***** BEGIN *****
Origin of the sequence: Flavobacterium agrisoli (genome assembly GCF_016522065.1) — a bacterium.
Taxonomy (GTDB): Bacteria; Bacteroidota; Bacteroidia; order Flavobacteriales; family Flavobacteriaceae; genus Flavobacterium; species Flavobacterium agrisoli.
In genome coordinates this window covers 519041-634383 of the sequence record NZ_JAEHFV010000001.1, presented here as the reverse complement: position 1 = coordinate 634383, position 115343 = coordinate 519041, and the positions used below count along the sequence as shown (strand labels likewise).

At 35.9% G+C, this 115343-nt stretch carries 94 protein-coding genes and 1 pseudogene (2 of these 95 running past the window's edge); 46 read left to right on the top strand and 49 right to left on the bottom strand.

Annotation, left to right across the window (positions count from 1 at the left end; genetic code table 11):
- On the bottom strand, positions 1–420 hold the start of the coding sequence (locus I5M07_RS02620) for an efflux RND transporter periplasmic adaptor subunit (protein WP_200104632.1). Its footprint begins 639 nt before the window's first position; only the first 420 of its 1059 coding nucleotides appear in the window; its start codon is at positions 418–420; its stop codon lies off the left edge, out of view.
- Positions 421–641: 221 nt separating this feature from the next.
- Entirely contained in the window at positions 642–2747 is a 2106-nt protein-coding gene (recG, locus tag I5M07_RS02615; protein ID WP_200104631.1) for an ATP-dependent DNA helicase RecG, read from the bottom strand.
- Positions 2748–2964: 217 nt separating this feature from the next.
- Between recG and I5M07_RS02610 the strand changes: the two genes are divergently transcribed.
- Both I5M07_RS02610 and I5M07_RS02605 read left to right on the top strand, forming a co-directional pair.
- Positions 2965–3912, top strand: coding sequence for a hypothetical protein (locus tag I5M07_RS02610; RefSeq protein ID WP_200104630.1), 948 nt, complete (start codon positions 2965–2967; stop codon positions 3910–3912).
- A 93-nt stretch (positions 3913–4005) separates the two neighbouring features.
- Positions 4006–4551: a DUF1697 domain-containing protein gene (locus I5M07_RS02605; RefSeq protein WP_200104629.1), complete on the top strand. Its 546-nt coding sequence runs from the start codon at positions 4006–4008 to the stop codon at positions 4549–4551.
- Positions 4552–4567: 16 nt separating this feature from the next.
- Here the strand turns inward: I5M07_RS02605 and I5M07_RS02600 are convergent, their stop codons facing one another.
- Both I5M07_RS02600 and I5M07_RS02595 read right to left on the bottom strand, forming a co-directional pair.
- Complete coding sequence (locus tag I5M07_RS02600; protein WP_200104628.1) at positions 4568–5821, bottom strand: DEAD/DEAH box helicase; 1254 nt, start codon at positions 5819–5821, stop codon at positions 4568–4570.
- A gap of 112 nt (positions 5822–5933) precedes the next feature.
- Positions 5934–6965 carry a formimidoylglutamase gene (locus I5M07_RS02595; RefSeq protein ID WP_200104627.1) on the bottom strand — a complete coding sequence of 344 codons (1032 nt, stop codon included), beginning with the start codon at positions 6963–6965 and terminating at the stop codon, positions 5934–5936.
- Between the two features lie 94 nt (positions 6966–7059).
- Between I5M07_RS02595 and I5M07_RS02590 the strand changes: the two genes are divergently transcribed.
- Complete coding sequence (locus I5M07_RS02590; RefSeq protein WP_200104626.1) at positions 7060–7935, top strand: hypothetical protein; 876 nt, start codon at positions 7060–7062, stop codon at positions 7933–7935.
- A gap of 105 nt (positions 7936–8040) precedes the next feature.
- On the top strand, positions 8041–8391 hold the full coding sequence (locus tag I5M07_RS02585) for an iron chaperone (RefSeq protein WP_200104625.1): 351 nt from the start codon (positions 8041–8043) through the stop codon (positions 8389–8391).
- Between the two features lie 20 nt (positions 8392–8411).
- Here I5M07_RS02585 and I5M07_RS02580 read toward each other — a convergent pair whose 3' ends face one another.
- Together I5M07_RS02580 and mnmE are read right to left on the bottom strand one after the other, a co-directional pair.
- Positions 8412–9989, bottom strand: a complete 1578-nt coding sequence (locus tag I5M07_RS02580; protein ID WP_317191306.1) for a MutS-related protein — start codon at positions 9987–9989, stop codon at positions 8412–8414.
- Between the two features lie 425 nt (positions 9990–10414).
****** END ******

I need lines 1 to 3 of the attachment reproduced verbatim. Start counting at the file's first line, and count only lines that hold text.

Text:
Origin of the sequence: Flavobacterium agrisoli (genome assembly GCF_016522065.1) — a bacterium.
Taxonomy (GTDB): Bacteria; Bacteroidota; Bacteroidia; order Flavobacteriales; family Flavobacteriaceae; genus Flavobacterium; species Flavobacterium agrisoli.
In genome coordinates this window covers 519041-634383 of the sequence record NZ_JAEHFV010000001.1, presented here as the reverse complement: position 1 = coordinate 634383, position 115343 = coordinate 519041, and the positions used below count along the sequence as shown (strand labels likewise).